A Loss And A Memory
This week one of my former students was shot and killed by the police in his hometown, right around the corner from the school.
I don't know why he tried to leave when he was pulled over. I don't know why the policeman felt he needed to shoot him. I don't know the point of entry of the bullet. I don't know why he always slept in my class or why he didn't do a research paper. I do know that he was polite, when I woke him up, when I talked to him about his failing grade. He looked sullen but he was a nice boy. Looking back, I realize that he was probably a candidate for the Student Assistance Counselor or a Student Under the Influence Form. But as a first year teacher what I knew what that he was polite, not a behavior problem, a little unmotivated.
At my first pep rally I looked into the rowdy group in the stands helplessly--wondering how I could intervene while craning my neck, over the bouncing sounds of feet stomping and voices. Like me, a first-year History teacher found this student in the crowd and called out to him, reprovingly. This teacher seemed surprised, as I was, that a nice boy, a quiet and sullen boy, was at the center of a jostling, air horn blowing, silly string shooting crowd.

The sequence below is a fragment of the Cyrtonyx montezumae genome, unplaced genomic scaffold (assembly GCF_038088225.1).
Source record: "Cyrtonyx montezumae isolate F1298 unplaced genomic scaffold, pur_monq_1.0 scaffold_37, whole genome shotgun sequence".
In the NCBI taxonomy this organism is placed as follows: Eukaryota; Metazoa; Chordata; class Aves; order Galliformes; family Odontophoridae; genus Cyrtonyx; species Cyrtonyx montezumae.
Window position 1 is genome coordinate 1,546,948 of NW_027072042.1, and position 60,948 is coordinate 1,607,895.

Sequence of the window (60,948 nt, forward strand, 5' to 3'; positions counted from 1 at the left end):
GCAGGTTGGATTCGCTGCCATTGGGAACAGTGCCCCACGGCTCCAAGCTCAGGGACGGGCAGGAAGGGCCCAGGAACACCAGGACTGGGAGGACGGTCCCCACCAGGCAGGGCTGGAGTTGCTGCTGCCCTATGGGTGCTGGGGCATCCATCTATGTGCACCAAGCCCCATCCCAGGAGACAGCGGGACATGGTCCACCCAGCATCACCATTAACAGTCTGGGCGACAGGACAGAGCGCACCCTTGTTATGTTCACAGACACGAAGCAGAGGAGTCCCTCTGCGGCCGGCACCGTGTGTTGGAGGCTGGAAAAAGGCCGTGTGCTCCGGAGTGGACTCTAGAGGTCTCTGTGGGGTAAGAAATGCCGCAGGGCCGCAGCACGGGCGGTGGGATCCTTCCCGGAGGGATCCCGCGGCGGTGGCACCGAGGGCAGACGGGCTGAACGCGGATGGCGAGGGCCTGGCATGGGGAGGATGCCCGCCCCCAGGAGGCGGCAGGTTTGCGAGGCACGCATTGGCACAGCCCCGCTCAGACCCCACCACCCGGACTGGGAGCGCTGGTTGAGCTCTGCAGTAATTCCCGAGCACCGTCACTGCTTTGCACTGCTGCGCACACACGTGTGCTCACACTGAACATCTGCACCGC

We looked at this kid. We were first year teachers, we were hopeful and desperate in that mess, and he looked at us and smiled. You can't get me now, he smiled at us. Then he looked away, and didn't look down again.